The Whitlingham Bird Report for 2016 is now available to download here.

The previous reports are also availble: 2015 here,
2014 report here and the 2013 report here. Thanks to everyone who has contributed sightings, information and photos to these reports.

You may also be interested in Chris Durdin's Thorpe Marsh Wildlife Report for 2016, which is available here.

NORFOLK: Earlham & Holt fungi

27th October 2015

Cathy & I headed out today to have lunch at Natural Surroundings. Whilst signposted as a wildflower centre, the best bit for many people is the little cafe in the woods, where you can have lunch whilst watching woodland birds on the feeders.

On the way we called in at Earlham Cemetery, where I had got directions from Ian for Jellybaby fungus (Leotia lubrica). This was a new species for me, although Cathy wasn't particularly impressed with its similarity to actual jellybabies, despite my demonstration of just how similar they are.

Jellybabies

At Natural Surroundings we had some big slabs of cheese on toast whilst watching Nuthatches and Coal Tits on the bird feeders just outside the window. After lunch we went out into the nature reserve, having a walk around the wooded areas before reaching the river. Here we saw some Brown Trout in the River Glaven. We stopped in the hide, but didn't see much from it. On our way back to the cafe a large flock of Siskins called from the trees nearby.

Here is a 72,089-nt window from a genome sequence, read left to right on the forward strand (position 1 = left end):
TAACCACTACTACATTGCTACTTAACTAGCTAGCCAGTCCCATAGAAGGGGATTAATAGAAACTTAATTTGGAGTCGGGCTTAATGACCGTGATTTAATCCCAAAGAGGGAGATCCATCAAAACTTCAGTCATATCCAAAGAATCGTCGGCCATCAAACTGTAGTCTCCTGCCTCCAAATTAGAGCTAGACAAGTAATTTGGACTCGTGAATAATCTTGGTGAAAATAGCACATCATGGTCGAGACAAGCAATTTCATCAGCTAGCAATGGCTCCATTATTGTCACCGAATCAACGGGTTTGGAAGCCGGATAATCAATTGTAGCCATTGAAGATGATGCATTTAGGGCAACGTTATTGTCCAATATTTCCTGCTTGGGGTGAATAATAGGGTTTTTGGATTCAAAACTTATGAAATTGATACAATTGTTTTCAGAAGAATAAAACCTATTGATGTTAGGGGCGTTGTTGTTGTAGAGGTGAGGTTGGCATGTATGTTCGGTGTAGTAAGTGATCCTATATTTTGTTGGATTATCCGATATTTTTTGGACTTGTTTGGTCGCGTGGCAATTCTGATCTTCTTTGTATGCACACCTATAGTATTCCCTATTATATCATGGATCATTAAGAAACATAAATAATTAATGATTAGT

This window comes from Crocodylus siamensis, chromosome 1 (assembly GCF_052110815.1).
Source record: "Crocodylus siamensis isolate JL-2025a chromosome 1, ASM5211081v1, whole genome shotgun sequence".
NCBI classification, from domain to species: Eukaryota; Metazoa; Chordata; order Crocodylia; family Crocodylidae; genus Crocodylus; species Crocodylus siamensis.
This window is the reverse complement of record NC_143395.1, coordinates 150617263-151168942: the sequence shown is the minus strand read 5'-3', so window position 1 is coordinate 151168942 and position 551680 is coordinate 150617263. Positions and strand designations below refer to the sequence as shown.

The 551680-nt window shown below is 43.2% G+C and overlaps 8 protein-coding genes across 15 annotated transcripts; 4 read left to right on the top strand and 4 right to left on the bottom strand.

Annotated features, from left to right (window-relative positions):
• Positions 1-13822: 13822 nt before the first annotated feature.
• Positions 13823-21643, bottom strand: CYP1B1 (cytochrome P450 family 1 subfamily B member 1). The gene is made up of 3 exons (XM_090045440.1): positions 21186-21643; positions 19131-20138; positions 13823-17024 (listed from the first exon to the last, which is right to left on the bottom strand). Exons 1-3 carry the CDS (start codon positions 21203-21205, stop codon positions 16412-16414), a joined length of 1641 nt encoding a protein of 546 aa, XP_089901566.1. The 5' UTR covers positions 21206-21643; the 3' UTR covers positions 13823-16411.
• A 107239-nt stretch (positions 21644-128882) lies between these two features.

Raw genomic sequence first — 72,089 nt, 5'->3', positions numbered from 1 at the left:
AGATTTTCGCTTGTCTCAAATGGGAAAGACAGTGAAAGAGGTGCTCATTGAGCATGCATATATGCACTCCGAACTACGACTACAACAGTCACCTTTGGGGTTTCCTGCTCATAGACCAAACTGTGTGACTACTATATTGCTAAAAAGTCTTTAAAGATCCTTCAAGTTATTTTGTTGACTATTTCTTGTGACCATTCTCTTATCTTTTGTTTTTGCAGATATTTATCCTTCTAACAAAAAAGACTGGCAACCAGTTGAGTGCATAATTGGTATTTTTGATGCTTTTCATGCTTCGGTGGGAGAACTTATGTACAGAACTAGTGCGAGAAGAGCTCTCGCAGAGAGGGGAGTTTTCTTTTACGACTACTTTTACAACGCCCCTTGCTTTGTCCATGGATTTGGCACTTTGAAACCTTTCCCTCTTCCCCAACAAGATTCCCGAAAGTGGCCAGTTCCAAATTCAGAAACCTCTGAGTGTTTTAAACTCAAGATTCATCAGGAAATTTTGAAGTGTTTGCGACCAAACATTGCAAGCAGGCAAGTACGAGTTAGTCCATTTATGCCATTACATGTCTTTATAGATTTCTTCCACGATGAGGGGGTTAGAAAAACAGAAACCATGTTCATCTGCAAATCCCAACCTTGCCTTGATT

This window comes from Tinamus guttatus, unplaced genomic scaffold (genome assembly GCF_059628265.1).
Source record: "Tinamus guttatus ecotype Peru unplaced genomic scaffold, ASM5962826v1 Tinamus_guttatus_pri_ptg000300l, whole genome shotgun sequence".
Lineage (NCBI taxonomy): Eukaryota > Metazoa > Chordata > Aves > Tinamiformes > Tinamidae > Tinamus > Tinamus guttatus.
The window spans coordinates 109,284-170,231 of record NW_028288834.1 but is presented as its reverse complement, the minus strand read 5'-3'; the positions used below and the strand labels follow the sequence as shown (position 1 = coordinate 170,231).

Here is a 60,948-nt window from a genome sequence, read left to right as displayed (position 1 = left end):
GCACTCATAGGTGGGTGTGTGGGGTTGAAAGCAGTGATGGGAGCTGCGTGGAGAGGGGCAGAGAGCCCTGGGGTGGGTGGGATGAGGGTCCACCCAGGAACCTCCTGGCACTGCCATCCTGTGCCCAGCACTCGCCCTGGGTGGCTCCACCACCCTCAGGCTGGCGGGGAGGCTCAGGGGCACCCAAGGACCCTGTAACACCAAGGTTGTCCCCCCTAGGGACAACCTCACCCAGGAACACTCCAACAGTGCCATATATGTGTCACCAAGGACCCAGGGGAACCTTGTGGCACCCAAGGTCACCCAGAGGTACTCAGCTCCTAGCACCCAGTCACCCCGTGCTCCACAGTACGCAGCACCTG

On our way back to Norwich we decided to call in at Holt Country Park. Near the car park I stopped to look at the remains of Golden Bootleg Fungus, which looked like it had encountered someone elses' boot. Luckily I had seen photos of it before the damage, so knew what it was. We headed off into the totem pole clearing, which always used to be good for fungi when I was younger. I was a bit surprised to see a woodland garden - presumably it has been there ages but on all of my recent visits I have always headed off towards the pond or around the edges.

 Golden Bootleg - seen better days
The garden proved to be full of fungi. Large amounts of Hairy Curtain Crust were growing on the wooden edging, and Cathy set about finding lots of fungi, including Orange Peel fungus and some impressive Redlead Roundheads. We saw many different species, including an old favourite of mine, Ear Pick fungus. This species grows from pine cones and has spines rather than gills.

 Orange Peel fungus
 Redlead Roundhead
 Ear Pick fungus
 Common Mazegill

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